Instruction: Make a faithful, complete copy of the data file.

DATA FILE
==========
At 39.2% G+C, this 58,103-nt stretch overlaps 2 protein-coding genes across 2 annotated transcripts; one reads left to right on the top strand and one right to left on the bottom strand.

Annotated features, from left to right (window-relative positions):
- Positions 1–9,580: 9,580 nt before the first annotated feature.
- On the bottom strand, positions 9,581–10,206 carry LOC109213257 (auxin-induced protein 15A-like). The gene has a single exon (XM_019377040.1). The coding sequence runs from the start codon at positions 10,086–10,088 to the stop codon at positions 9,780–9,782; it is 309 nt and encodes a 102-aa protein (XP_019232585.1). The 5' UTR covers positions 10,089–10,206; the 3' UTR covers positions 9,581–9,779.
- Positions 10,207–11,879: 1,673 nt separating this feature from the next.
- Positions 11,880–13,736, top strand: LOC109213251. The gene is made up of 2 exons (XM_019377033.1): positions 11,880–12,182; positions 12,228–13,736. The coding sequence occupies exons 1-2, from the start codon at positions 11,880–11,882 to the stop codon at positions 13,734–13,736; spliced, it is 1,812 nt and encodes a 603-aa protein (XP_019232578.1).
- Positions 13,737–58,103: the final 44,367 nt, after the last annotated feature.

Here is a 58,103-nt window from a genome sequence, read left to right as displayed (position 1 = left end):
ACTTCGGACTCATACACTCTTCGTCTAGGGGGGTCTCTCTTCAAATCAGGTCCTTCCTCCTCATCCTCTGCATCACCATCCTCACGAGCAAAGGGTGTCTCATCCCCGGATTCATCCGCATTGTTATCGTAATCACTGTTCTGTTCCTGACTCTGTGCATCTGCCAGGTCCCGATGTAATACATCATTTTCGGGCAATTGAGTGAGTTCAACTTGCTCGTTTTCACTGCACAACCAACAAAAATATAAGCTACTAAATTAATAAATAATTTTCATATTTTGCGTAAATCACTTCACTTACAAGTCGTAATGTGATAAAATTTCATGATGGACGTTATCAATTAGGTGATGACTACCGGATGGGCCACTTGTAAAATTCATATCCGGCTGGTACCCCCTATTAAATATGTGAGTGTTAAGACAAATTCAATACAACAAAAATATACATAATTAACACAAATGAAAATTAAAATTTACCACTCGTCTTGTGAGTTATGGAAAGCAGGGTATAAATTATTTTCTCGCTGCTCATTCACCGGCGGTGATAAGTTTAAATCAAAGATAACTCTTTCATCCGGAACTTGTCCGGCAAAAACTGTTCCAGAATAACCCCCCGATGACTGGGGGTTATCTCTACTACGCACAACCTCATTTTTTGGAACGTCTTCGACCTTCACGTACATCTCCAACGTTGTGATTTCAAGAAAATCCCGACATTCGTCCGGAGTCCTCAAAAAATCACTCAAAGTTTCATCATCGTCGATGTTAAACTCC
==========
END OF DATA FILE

At 39.2% G+C, this 58,103-nt stretch overlaps 2 protein-coding genes across 2 annotated transcripts; one reads left to right on the top strand and one right to left on the bottom strand.

Annotated features, from left to right (window-relative positions):
- Positions 1–9,580: 9,580 nt before the first annotated feature.
- On the bottom strand, positions 9,581–10,206 carry LOC109213257 (auxin-induced protein 15A-like). The gene has a single exon (XM_019377040.1). The coding sequence runs from the start codon at positions 10,086–10,088 to the stop codon at positions 9,780–9,782; it is 309 nt and encodes a 102-aa protein (XP_019232585.1). The 5' UTR covers positions 10,089–10,206; the 3' UTR covers positions 9,581–9,779.
- Positions 10,207–11,879: 1,673 nt separating this feature from the next.
- Positions 11,880–13,736, top strand: LOC109213251. The gene is made up of 2 exons (XM_019377033.1): positions 11,880–12,182; positions 12,228–13,736. The coding sequence occupies exons 1-2, from the start codon at positions 11,880–11,882 to the stop codon at positions 13,734–13,736; spliced, it is 1,812 nt and encodes a 603-aa protein (XP_019232578.1).
- Positions 13,737–58,103: the final 44,367 nt, after the last annotated feature.

Here is a 58,103-nt window from a genome sequence, read left to right as displayed (position 1 = left end):
ACTTCGGACTCATACACTCTTCGTCTAGGGGGGTCTCTCTTCAAATCAGGTCCTTCCTCCTCATCCTCTGCATCACCATCCTCACGAGCAAAGGGTGTCTCATCCCCGGATTCATCCGCATTGTTATCGTAATCACTGTTCTGTTCCTGACTCTGTGCATCTGCCAGGTCCCGATGTAATACATCATTTTCGGGCAATTGAGTGAGTTCAACTTGCTCGTTTTCACTGCACAACCAACAAAAATATAAGCTACTAAATTAATAAATAATTTTCATATTTTGCGTAAATCACTTCACTTACAAGTCGTAATGTGATAAAATTTCATGATGGACGTTATCAATTAGGTGATGACTACCGGATGGGCCACTTGTAAAATTCATATCCGGCTGGTACCCCCTATTAAATATGTGAGTGTTAAGACAAATTCAATACAACAAAAATATACATAATTAACACAAATGAAAATTAAAATTTACCACTCGTCTTGTGAGTTATGGAAAGCAGGGTATAAATTATTTTCTCGCTGCTCATTCACCGGCGGTGATAAGTTTAAATCAAAGATAACTCTTTCATCCGGAACTTGTCCGGCAAAAACTGTTCCAGAATAACCCCCCGATGACTGGGGGTTATCTCTACTACGCACAACCTCATTTTTTGGAACGTCTTCGACCTTCACGTACATCTCCAACGTTGTGATTTCAAGAAAATCCCGACATTCGTCCGGAGTCCTCAAAAAATCACTCAAAGTTTCATCATCGTCGATGTTAAACTCC